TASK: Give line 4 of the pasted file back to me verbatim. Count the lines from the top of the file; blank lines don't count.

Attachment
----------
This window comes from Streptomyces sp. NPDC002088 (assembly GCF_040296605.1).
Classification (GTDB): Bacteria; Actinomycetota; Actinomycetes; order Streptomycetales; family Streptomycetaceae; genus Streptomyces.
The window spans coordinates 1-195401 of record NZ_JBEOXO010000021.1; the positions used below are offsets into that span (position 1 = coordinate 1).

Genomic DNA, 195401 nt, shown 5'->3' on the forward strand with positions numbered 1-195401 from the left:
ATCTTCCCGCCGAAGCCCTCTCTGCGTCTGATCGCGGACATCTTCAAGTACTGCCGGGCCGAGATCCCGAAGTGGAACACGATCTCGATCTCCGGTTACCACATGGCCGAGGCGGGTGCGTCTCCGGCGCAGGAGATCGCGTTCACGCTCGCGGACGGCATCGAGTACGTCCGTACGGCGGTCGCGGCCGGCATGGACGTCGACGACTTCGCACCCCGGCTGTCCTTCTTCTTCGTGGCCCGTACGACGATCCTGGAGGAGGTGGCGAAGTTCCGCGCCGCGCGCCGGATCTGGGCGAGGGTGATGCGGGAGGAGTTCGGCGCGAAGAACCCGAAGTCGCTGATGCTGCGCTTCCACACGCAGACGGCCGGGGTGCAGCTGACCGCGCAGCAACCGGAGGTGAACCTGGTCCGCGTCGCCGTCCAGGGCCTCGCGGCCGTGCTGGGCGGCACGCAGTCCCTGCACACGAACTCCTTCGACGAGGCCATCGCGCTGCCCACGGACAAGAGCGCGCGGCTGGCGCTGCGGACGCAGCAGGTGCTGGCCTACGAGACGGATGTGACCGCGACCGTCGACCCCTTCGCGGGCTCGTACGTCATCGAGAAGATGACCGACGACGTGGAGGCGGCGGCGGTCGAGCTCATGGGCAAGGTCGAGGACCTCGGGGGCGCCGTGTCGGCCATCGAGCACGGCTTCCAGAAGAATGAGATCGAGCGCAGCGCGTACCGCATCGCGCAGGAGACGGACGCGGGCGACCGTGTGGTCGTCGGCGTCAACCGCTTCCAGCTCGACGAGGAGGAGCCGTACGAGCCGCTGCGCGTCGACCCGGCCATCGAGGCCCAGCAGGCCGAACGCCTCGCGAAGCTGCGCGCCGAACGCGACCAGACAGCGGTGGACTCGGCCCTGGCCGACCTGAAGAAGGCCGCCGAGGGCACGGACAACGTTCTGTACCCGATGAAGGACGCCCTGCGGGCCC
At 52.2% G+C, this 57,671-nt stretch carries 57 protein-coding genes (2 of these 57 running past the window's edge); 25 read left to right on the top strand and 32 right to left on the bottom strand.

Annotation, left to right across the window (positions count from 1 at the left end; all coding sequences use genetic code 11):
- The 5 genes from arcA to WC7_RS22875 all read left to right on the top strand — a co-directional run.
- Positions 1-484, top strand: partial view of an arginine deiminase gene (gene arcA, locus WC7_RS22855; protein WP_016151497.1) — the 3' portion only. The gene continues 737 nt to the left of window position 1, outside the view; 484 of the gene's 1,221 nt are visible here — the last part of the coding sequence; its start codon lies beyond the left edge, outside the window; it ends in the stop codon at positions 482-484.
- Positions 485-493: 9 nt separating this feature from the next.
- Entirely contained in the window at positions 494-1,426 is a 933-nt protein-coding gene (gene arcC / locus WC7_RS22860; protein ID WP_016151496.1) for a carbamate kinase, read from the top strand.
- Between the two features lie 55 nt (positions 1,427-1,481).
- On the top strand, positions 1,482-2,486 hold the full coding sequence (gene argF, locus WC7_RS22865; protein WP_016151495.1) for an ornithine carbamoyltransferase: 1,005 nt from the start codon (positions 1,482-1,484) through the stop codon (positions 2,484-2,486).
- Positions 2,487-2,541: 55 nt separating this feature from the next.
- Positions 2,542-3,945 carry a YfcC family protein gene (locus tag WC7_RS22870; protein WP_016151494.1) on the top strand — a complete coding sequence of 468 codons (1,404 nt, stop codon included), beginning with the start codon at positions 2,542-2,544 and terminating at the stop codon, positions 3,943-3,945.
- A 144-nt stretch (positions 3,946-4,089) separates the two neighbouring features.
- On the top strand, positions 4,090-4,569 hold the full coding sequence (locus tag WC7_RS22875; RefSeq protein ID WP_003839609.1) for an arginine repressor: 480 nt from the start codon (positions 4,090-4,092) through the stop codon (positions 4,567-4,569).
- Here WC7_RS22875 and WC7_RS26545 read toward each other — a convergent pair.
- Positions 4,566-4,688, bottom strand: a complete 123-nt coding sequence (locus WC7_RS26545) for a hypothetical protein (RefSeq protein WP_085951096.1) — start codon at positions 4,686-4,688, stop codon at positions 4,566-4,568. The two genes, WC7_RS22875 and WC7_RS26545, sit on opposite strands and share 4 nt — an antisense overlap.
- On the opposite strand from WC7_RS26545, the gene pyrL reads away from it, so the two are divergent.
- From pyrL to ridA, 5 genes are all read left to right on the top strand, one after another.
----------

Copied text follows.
Genomic DNA, 195401 nt, shown 5'->3' on the forward strand with positions numbered 1-195401 from the left: